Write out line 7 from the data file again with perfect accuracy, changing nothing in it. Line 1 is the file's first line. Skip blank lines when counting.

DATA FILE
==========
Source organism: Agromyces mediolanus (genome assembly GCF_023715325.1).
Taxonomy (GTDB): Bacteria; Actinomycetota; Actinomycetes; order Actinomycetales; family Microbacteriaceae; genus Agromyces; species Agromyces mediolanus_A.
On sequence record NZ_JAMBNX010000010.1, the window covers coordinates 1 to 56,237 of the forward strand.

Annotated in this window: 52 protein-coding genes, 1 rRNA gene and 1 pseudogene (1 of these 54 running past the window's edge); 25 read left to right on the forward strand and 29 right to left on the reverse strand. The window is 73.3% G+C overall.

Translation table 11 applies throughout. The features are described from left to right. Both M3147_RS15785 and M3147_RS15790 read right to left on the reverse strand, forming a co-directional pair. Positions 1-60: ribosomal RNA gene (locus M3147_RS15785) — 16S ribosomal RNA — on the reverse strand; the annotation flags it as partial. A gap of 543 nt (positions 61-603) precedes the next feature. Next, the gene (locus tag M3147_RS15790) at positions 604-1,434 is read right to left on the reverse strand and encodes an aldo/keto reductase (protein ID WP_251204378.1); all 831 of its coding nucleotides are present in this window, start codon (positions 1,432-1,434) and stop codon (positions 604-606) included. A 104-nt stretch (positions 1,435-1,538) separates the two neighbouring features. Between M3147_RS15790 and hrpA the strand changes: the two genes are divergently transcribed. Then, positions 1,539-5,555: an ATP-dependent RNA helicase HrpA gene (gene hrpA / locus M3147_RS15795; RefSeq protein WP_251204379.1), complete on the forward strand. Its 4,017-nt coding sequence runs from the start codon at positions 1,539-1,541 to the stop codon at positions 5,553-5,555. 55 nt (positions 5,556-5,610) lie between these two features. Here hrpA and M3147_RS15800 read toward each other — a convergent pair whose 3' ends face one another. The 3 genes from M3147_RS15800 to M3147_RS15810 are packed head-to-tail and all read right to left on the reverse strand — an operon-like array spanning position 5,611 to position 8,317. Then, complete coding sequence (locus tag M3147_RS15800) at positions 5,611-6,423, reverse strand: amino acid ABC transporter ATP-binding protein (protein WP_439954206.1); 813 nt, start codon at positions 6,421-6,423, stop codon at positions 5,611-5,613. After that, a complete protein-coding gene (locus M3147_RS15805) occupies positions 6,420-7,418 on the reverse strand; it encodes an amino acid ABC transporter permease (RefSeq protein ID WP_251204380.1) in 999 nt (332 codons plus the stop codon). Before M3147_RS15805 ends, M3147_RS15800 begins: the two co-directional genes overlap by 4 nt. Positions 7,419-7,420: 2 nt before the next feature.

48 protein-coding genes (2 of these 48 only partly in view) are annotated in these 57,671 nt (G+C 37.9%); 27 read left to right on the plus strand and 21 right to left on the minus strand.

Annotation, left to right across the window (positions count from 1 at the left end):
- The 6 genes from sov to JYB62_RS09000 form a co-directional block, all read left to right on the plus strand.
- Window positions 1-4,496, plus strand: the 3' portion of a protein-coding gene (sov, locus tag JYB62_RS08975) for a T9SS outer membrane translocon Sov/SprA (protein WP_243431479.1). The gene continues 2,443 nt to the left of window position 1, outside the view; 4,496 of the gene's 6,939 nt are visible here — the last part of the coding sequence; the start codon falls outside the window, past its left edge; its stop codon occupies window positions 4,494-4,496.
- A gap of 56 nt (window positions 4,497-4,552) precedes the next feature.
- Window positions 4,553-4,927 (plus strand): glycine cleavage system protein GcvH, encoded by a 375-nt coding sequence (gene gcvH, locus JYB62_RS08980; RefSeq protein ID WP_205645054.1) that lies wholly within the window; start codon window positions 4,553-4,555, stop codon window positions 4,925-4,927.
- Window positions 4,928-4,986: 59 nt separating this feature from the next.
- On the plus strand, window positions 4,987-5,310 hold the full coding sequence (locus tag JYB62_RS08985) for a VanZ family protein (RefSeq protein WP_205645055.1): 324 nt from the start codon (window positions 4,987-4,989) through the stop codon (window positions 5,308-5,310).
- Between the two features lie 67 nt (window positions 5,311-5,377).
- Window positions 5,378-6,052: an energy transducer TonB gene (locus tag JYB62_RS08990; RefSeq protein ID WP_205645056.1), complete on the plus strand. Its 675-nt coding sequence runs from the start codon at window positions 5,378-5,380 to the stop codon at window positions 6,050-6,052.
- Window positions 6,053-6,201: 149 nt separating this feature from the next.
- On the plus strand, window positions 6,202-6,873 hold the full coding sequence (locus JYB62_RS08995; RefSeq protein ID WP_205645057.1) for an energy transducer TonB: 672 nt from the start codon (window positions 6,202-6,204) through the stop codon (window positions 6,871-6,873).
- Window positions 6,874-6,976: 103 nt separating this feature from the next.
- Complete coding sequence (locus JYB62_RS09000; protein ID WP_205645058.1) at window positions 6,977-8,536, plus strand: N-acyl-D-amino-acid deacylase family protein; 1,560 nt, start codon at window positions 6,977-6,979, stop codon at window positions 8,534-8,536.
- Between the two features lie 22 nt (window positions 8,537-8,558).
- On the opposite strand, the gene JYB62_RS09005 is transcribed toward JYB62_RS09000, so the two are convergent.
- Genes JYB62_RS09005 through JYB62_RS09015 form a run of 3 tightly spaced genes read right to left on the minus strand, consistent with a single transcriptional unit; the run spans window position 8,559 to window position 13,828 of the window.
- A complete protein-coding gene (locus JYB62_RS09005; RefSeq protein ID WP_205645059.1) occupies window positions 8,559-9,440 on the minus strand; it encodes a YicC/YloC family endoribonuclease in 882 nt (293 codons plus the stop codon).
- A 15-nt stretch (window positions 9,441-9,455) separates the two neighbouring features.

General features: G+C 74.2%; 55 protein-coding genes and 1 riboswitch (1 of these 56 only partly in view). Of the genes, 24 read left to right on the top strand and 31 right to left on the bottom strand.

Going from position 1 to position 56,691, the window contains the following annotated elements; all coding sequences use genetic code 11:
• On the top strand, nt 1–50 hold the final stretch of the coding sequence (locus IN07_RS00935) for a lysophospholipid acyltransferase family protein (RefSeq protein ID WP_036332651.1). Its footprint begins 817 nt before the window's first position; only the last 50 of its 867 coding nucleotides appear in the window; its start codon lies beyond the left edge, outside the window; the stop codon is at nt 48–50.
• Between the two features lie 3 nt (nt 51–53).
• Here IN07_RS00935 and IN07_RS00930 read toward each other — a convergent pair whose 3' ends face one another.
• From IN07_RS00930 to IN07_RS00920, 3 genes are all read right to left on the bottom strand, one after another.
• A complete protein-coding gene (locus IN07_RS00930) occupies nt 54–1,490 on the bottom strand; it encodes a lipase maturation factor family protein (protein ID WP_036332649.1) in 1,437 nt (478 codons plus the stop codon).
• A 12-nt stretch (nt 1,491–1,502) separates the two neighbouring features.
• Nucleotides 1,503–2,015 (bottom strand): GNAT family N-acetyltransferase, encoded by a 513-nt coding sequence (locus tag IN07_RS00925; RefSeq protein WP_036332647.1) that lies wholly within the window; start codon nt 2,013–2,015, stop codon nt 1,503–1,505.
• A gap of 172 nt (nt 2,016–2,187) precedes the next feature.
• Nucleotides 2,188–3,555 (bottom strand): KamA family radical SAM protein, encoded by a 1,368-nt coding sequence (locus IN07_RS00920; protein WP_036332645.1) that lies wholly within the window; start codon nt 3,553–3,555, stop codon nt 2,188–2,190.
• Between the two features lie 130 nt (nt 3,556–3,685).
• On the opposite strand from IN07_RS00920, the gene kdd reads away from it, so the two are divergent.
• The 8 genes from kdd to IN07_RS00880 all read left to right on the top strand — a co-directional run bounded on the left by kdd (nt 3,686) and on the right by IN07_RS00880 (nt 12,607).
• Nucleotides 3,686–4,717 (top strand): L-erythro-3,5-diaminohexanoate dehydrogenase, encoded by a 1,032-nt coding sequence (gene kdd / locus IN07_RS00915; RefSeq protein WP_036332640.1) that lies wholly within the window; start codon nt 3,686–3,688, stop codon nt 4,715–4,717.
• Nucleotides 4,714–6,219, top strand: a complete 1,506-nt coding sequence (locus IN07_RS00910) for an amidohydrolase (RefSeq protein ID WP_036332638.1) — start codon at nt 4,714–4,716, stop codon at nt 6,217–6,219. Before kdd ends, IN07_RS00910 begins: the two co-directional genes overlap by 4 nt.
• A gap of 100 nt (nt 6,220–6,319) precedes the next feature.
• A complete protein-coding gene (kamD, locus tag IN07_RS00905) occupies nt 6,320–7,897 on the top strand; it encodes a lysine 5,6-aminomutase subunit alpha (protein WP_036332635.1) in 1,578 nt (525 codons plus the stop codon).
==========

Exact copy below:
Annotation, left to right across the window (positions count from 1 at the left end):